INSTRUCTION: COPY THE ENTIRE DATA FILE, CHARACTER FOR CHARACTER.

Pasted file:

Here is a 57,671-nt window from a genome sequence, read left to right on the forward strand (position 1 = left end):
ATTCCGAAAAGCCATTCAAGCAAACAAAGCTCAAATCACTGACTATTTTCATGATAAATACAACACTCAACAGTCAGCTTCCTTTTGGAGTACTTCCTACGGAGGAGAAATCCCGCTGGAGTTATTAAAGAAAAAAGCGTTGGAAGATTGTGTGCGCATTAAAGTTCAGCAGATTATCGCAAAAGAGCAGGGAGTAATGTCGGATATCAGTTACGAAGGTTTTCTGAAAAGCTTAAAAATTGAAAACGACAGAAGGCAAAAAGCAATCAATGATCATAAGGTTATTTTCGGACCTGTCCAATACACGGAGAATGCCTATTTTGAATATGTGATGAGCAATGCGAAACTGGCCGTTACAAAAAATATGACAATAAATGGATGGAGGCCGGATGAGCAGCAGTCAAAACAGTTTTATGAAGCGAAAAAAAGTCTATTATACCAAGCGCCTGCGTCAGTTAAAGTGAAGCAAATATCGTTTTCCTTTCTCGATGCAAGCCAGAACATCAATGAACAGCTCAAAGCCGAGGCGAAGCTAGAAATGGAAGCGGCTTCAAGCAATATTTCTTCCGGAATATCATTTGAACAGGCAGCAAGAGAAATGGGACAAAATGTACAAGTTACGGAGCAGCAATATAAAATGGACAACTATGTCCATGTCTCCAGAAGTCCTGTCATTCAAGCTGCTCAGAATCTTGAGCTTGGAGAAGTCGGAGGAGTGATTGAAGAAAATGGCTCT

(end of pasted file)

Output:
Here is a 57,671-nt window from a genome sequence, read left to right on the forward strand (position 1 = left end):
ATTCCGAAAAGCCATTCAAGCAAACAAAGCTCAAATCACTGACTATTTTCATGATAAATACAACACTCAACAGTCAGCTTCCTTTTGGAGTACTTCCTACGGAGGAGAAATCCCGCTGGAGTTATTAAAGAAAAAAGCGTTGGAAGATTGTGTGCGCATTAAAGTTCAGCAGATTATCGCAAAAGAGCAGGGAGTAATGTCGGATATCAGTTACGAAGGTTTTCTGAAAAGCTTAAAAATTGAAAACGACAGAAGGCAAAAAGCAATCAATGATCATAAGGTTATTTTCGGACCTGTCCAATACACGGAGAATGCCTATTTTGAATATGTGATGAGCAATGCGAAACTGGCCGTTACAAAAAATATGACAATAAATGGATGGAGGCCGGATGAGCAGCAGTCAAAACAGTTTTATGAAGCGAAAAAAAGTCTATTATACCAAGCGCCTGCGTCAGTTAAAGTGAAGCAAATATCGTTTTCCTTTCTCGATGCAAGCCAGAACATCAATGAACAGCTCAAAGCCGAGGCGAAGCTAGAAATGGAAGCGGCTTCAAGCAATATTTCTTCCGGAATATCATTTGAACAGGCAGCAAGAGAAATGGGACAAAATGTACAAGTTACGGAGCAGCAATATAAAATGGACAACTATGTCCATGTCTCCAGAAGTCCTGTCATTCAAGCTGCTCAGAATCTTGAGCTTGGAGAAGTCGGAGGAGTGATTGAAGAAAATGGCTCT